I’ve heard Seaside, Florida, lauded as the first great project of the New Urbanism. I’ve also heard it ridiculed as new-faux urbanism. So what’s the truth, at least as I see it? Well, during the scant few hours I recently spent there I saw a lot to like. Dozens of wonderful pathways for bikes and pedestrians that connect everywhere to everywhere, many of which feel like something to discover instead of simply travel. Residential roads eschewing sidewalks in favor of shared space. Relatively tall buildings on relatively narrow lots. Architecture with integrity. Loads of trees and shady places (critical given the town’s latitude). Seaside feels like it was designed by people who care.
Posted in architecture, Auto Independence, Dispatches, human scale, Josh Grigsby, Livability, Placemaking, Uncategorized, urban design, urban planning, walkable, What if?
Tagged architecture, bike, DPZ, Duany, Florida, New Urbanism, pedestrian, Seaside, urban design, urban planning
To be perfectly honest, I had never heard of New Urbanism or Seaside until I moved to Florida in 2008. The sunshine state is gaga for New Urbanism, and while any planning discussion walks a tightrope of divisiveness DPZ’s landmark resort was nearly universally praised by those I spoke with. Sure, its utopian urban design made it an easy visual joke as the shooting location of The Truman Show. And, no, it was never intended to be anything more than a wealthy resort town. But I kept hearing how wonderful the experience of actually being there was, and after two years of this finally got to spend a few hours last week exploring it myself.
Posted in Culture, Dispatches, human scale, Josh Grigsby, Livability, Placemaking, Transportation, Uncategorized, urban design, urban planning, walkable, What if?
Tagged biking, DPZ, Florida, New Urbanism, paths, people not cars, rights of way, Seaside, The Truman Show, walkability, Watercolor
Yep, I’m back.
First off, thank you to the thousands of readers who continued to visit the Planologie Blog despite nary a new post in over a month. I expected my modest readership to dry up completely, and am quite pleased to be proven wrong.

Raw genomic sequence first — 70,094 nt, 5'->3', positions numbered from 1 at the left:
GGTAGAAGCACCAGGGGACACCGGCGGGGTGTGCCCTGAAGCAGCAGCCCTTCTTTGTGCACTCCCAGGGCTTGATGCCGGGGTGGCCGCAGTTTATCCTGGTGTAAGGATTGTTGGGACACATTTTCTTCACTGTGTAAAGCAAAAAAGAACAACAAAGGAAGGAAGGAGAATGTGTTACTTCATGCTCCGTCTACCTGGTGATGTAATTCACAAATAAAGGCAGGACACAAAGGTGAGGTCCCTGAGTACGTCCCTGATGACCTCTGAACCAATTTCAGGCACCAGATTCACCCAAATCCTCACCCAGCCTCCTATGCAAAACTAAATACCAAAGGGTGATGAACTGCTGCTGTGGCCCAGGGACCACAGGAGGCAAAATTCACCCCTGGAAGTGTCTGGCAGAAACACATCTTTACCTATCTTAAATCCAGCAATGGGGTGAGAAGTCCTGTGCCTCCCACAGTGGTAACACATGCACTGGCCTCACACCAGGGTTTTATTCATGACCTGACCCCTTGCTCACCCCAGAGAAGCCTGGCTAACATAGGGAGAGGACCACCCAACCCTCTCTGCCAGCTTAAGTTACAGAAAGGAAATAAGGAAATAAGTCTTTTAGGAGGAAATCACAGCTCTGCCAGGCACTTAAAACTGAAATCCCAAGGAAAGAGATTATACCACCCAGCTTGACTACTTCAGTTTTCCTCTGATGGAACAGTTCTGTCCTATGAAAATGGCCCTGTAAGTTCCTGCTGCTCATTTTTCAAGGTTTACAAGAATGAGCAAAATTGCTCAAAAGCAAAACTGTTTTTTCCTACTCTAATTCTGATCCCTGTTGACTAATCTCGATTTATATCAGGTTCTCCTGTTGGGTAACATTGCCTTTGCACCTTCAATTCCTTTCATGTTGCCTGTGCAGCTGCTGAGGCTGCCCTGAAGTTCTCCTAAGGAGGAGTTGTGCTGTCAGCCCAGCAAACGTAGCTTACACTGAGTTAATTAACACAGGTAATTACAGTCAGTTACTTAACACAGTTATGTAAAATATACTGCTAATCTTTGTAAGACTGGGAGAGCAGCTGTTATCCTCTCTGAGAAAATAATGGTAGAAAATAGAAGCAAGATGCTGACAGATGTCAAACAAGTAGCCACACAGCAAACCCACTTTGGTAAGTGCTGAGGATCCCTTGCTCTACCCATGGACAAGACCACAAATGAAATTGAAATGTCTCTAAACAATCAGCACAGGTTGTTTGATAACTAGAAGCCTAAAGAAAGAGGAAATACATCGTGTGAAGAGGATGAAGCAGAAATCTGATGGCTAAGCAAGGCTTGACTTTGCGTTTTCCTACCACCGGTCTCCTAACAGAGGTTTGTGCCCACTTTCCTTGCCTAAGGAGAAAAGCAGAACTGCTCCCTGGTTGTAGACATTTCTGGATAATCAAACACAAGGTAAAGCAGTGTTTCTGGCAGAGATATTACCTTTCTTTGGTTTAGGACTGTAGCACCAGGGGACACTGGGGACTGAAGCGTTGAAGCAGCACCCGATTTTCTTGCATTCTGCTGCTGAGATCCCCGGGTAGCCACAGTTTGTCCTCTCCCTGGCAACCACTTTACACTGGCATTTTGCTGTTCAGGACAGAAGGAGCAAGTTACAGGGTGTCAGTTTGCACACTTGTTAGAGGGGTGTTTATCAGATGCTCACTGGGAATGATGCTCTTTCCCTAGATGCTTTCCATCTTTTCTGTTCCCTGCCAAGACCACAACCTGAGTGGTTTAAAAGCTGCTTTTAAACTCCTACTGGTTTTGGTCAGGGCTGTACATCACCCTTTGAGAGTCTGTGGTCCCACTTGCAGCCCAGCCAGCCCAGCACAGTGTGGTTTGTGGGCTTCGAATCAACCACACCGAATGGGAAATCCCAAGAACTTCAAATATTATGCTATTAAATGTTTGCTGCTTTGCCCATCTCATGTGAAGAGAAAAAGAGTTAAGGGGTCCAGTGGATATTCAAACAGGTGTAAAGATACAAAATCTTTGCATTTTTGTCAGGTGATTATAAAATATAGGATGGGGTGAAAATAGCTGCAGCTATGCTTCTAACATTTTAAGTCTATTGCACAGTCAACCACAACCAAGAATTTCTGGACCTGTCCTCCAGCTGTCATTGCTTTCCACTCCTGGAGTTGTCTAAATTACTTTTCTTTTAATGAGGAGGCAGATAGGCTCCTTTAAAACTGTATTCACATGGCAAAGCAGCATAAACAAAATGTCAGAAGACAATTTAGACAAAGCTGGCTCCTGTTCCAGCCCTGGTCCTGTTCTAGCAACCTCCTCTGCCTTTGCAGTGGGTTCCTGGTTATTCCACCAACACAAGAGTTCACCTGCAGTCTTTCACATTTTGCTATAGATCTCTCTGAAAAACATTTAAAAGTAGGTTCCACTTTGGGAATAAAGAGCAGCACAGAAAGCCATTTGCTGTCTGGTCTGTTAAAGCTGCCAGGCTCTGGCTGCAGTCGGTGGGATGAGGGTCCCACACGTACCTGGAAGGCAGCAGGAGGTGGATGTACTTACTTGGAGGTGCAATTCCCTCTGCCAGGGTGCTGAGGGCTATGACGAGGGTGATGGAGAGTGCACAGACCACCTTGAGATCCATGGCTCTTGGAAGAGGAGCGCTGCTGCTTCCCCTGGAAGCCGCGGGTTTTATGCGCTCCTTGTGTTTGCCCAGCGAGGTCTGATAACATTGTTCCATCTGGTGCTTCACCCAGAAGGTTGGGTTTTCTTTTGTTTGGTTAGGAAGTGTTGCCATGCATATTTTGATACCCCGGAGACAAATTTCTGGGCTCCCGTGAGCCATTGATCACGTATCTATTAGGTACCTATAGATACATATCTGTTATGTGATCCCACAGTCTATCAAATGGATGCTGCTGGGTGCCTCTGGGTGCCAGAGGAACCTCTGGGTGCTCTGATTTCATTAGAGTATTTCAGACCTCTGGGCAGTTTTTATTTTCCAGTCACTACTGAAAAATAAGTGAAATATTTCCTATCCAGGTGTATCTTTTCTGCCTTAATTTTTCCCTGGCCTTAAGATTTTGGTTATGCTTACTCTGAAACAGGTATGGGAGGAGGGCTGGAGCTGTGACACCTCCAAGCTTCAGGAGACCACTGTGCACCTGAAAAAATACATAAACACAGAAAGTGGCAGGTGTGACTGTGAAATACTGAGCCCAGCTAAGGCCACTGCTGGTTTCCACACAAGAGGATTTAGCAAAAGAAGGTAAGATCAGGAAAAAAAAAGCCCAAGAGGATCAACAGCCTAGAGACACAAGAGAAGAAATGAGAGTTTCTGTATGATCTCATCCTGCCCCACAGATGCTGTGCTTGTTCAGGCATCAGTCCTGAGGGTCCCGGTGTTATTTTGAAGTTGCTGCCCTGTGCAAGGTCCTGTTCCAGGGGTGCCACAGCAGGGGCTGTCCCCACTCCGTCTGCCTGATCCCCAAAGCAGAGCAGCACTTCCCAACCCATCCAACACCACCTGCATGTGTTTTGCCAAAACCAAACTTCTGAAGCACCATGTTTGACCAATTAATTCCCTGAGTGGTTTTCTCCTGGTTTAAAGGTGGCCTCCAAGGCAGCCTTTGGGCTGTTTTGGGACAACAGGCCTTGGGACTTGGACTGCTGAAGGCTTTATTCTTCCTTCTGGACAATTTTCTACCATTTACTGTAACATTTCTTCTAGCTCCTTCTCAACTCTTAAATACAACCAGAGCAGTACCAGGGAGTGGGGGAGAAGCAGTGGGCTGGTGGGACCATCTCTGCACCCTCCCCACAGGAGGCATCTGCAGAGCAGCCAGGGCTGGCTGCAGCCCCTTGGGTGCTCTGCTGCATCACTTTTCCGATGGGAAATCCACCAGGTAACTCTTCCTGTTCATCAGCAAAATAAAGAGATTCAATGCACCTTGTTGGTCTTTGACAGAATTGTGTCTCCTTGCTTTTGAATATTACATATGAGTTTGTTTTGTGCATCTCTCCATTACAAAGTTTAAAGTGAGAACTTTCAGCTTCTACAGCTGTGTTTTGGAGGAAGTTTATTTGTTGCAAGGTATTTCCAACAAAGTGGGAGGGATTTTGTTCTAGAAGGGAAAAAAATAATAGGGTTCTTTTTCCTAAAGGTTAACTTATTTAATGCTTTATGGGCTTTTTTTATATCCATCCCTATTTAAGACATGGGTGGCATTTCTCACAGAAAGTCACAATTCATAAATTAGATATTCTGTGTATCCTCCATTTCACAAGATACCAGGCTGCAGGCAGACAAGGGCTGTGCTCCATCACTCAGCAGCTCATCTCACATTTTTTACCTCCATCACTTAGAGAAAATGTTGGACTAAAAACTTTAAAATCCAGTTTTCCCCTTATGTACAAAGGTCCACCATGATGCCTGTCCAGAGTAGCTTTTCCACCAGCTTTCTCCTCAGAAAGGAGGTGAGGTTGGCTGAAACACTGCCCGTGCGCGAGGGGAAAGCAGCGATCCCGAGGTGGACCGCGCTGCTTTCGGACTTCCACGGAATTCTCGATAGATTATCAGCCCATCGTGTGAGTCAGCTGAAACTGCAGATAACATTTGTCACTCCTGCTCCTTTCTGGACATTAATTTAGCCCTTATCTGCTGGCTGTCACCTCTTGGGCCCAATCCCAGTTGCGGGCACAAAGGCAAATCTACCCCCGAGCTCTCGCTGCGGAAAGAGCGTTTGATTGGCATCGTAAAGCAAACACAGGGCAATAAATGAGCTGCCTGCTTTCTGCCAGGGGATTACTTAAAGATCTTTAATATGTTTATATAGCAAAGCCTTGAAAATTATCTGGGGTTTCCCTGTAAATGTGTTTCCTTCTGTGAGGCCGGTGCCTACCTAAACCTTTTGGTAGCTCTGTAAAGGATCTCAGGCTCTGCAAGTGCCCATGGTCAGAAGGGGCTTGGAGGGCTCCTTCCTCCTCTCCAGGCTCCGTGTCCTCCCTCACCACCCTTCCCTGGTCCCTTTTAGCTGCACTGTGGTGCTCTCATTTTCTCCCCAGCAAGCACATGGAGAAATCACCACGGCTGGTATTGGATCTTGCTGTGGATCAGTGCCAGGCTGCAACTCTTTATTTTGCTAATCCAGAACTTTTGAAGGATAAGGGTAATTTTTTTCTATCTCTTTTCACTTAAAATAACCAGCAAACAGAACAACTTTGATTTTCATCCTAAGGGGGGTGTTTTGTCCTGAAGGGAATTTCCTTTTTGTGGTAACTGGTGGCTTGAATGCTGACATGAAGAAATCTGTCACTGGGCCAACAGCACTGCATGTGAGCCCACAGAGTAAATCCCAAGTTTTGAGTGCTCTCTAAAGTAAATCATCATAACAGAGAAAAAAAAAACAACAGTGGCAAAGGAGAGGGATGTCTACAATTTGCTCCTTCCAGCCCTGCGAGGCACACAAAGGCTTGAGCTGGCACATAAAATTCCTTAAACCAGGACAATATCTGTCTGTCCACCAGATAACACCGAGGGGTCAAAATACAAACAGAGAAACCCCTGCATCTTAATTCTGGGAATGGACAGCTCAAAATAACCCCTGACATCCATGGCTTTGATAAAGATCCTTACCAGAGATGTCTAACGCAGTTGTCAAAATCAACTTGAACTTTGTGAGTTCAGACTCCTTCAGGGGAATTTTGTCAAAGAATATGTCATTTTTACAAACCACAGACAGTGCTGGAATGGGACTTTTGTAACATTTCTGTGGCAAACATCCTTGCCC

Secondly, I’m changing things up a bit. Sea changes in my life have sent me on a bit of a walkabout, with my next couple of years to be spent studying Urban Studies in Brussels, Vienna, Copenhagen, and Madrid, among other European locales. First, though, I’m in New Orleans, Los Angeles, and Boston for a month apiece. I’m going to spend less time researching articles to repost, more time exploring, observing, and documenting my travels. Posts will no longer be daily; two or three per week is my new target, and it might take a bit before I’m back to even that. The viewpoint will remain, of course, focused on urban planning-related issues.
Again, thank you everyone for sticking with me. Hopefully the best is yet to come.
Posted in Josh Grigsby, Uncategorized
Tagged boston, brussels, Copenhagen, europe, Florida, Los Angeles, madrid, New Orleans, planologie blog, Seaside, urban planning, Vienna
Coral reefs are dying, and scientists and governments around the world are contemplating what will happen if they disappear altogether. The idea positively scares them. Coral reefs are part of the foundation of the ocean food chain. Nearly half the fish the world eats make their homes around them. Hundreds of millions of people worldwide – by some estimates, 1 billion across Asia alone – depend on them for their food and their livelihoods. If the reefs vanished, experts say, hunger, poverty and political instability could ensue. Continue reading
Posted in Climate Change, Culture, Science, Sustainability, What if?
Tagged acidification, Asia, brian skoloff, carbon emissions, Climate Change, coastal development, coral, coral reefs, economies, extinction, fish, fishing boats, Florida, food chain, global warming, Huffington Post, hunger, international union for the conservation of nature, political instability, pollution, poverty, rising sea temperature, west palm beach
What, exactly, is a neighborhood? People on all sides of the urban conversation talk about neighborhoods, trotting them out to support everything from transit oriented development to the suburban status quo, from Smart Growth to no growth. Formal definitions vary, but few include criteria beyond a set of distinctive characteristics shared by a contiguous geographic area inhabited by people who behave neighborly. Which, despite its vagueness, sounds sensible enough. Imprecise, but sensible. And yet, when I think about the neighborhoods I’ve lived in, or spent time in, few of them fit even this ambiguous definition.
Posted in Culture, History, Josh Grigsby, Nomenclature, Personal Experiences, Sarasota, urban design, urban planning, vernacular architecture, walkable, What if?
Tagged American urbanism, Back BAy, boston, Burns Square, Cambridge, city planning, community planning, convenience shopping, definition of neighborhood, electricity, Florida, Greater New Orleans Community Data Center, Harvard Square, Jane Jacobs, Laurel Park, Main Street, Margaritaville, Methyl Street, Mongols, Montana Avenue, neighborhood, neighborhood association, New Urbanism, Nomenclature, North End, Pacific Palisades, pedestrians, planning theory, Providence, Santa Monica, Sarasota, Siege of Baghdad, small town, Smart Growth, surburban, Tamiami Trail, tourists, Towles Court, transit-oriented development, urban, village, walkable, zoning